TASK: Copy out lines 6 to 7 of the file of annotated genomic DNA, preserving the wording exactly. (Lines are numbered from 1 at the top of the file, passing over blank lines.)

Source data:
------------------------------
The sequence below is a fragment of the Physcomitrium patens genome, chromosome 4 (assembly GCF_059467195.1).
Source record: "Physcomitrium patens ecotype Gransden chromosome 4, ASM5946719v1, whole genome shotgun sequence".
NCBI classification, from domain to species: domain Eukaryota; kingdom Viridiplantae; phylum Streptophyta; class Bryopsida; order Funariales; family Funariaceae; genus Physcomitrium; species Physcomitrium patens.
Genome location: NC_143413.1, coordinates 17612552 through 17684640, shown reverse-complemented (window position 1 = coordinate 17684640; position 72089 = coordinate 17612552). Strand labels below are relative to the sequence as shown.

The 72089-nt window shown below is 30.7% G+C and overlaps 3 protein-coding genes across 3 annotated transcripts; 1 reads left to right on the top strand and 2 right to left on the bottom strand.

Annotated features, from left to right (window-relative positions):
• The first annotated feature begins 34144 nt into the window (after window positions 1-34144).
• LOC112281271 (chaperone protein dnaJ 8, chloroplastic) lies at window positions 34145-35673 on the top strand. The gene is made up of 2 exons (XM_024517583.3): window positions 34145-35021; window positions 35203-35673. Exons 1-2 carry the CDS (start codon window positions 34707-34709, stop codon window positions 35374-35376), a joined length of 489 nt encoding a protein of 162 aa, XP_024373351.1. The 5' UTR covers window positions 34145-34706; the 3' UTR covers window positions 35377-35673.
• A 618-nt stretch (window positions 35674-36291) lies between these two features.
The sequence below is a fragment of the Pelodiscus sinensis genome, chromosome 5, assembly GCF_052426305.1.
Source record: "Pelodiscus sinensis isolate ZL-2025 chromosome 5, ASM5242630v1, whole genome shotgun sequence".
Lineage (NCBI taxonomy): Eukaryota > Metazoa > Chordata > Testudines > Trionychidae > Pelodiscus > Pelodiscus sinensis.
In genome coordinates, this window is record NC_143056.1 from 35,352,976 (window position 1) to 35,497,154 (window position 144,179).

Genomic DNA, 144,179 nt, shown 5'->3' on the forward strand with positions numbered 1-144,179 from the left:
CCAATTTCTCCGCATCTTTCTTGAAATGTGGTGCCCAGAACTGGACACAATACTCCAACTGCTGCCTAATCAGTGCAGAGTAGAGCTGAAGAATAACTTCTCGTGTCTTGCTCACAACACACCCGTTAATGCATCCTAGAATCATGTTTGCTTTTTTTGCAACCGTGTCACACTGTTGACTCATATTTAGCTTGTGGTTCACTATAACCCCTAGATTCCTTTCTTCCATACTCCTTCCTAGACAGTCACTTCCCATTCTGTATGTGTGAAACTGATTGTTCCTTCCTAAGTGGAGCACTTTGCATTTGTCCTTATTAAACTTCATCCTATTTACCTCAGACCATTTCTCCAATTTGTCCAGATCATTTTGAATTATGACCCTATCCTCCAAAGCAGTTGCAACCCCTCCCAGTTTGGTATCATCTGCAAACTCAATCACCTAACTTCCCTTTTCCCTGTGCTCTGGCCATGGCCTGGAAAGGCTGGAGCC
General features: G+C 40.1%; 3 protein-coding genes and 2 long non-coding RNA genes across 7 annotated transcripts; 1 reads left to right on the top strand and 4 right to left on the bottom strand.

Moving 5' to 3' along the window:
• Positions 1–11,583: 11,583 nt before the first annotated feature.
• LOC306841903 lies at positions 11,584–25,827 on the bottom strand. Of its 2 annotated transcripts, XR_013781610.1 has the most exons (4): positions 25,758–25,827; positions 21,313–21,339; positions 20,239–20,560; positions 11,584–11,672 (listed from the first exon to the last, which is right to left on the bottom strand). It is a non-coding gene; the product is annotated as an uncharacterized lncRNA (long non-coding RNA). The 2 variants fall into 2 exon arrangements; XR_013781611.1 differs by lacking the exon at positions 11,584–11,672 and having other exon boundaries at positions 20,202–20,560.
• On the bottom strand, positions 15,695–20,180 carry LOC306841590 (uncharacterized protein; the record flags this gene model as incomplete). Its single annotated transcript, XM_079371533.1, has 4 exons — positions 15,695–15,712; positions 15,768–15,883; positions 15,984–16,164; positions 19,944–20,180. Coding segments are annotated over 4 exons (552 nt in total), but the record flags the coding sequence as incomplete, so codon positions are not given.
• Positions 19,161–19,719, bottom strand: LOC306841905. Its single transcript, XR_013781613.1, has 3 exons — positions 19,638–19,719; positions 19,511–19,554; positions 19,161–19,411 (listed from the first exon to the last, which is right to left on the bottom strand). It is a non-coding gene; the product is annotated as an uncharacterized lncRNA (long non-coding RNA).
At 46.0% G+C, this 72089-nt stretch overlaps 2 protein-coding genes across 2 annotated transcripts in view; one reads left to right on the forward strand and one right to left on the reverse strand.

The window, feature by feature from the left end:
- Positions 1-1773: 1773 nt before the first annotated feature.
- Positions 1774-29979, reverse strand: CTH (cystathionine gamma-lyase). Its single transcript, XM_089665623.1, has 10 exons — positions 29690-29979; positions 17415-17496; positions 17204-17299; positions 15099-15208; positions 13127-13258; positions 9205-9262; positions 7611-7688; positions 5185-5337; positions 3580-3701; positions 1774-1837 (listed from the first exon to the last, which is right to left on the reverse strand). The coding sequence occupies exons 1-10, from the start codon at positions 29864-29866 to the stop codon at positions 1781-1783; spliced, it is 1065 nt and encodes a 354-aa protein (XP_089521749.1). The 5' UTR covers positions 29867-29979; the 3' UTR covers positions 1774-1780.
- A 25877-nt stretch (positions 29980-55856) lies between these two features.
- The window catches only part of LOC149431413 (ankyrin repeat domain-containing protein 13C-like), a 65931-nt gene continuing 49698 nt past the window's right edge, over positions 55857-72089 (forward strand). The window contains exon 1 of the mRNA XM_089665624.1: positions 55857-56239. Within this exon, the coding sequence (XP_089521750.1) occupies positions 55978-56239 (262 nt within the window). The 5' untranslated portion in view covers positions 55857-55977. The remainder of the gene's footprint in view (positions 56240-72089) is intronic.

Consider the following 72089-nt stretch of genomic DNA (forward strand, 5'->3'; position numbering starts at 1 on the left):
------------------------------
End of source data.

Annotated features, from left to right (window-relative positions):
• The first annotated feature begins 34144 nt into the window (after window positions 1-34144).